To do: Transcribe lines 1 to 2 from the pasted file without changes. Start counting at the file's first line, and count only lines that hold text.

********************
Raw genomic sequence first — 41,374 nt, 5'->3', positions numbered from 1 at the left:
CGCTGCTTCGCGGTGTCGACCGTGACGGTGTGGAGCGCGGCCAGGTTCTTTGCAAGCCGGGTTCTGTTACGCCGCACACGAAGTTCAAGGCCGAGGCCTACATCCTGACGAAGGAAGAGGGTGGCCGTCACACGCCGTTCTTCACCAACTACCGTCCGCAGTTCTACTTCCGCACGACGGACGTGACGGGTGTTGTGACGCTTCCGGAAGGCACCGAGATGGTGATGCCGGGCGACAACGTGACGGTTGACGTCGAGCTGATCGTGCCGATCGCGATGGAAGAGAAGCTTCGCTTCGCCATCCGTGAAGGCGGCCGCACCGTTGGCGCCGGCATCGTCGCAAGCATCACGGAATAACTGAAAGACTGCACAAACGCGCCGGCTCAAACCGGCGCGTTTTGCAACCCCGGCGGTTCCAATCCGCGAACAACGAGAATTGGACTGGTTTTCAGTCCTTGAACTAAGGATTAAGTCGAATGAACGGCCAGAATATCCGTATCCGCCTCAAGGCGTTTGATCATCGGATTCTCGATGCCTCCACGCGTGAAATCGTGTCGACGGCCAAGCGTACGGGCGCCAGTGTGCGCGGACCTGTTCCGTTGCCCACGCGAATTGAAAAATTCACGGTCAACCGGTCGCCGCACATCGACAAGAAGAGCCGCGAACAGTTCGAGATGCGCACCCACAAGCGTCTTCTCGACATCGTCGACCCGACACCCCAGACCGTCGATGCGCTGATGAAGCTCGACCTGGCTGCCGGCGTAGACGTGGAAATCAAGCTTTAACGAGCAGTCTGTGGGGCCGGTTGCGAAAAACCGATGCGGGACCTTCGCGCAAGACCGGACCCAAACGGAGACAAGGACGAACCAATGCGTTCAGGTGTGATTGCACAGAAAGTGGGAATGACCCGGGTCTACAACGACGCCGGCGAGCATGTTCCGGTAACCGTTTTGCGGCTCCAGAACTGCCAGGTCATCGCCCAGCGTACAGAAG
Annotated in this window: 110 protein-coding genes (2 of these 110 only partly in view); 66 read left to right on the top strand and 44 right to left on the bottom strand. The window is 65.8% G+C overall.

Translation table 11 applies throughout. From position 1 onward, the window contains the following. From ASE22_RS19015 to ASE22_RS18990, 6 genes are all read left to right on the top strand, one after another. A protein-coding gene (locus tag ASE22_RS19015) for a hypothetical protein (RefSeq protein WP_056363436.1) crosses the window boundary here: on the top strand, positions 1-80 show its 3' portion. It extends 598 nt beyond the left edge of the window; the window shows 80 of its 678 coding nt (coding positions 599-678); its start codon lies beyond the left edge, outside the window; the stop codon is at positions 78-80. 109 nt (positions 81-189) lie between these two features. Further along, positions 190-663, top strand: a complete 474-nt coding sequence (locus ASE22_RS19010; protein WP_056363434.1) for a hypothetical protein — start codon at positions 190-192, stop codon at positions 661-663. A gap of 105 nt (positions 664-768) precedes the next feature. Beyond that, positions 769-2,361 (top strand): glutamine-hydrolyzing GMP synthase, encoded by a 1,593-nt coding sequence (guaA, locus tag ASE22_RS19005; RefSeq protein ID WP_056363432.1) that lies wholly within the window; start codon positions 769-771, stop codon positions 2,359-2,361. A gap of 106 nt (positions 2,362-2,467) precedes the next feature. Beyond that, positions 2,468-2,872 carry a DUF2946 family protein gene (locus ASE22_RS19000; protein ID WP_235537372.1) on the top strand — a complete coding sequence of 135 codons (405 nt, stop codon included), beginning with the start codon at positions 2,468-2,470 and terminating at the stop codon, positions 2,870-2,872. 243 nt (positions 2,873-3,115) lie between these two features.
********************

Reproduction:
Raw genomic sequence first — 41,374 nt, 5'->3', positions numbered from 1 at the left:
CGCTGCTTCGCGGTGTCGACCGTGACGGTGTGGAGCGCGGCCAGGTTCTTTGCAAGCCGGGTTCTGTTACGCCGCACACGAAGTTCAAGGCCGAGGCCTACATCCTGACGAAGGAAGAGGGTGGCCGTCACACGCCGTTCTTCACCAACTACCGTCCGCAGTTCTACTTCCGCACGACGGACGTGACGGGTGTTGTGACGCTTCCGGAAGGCACCGAGATGGTGATGCCGGGCGACAACGTGACGGTTGACGTCGAGCTGATCGTGCCGATCGCGATGGAAGAGAAGCTTCGCTTCGCCATCCGTGAAGGCGGCCGCACCGTTGGCGCCGGCATCGTCGCAAGCATCACGGAATAACTGAAAGACTGCACAAACGCGCCGGCTCAAACCGGCGCGTTTTGCAACCCCGGCGGTTCCAATCCGCGAACAACGAGAATTGGACTGGTTTTCAGTCCTTGAACTAAGGATTAAGTCGAATGAACGGCCAGAATATCCGTATCCGCCTCAAGGCGTTTGATCATCGGATTCTCGATGCCTCCACGCGTGAAATCGTGTCGACGGCCAAGCGTACGGGCGCCAGTGTGCGCGGACCTGTTCCGTTGCCCACGCGAATTGAAAAATTCACGGTCAACCGGTCGCCGCACATCGACAAGAAGAGCCGCGAACAGTTCGAGATGCGCACCCACAAGCGTCTTCTCGACATCGTCGACCCGACACCCCAGACCGTCGATGCGCTGATGAAGCTCGACCTGGCTGCCGGCGTAGACGTGGAAATCAAGCTTTAACGAGCAGTCTGTGGGGCCGGTTGCGAAAAACCGATGCGGGACCTTCGCGCAAGACCGGACCCAAACGGAGACAAGGACGAACCAATGCGTTCAGGTGTGATTGCACAGAAAGTGGGAATGACCCGGGTCTACAACGACGCCGGCGAGCATGTTCCGGTAACCGTTTTGCGGCTCCAGAACTGCCAGGTCATCGCCCAGCGTACAGAAG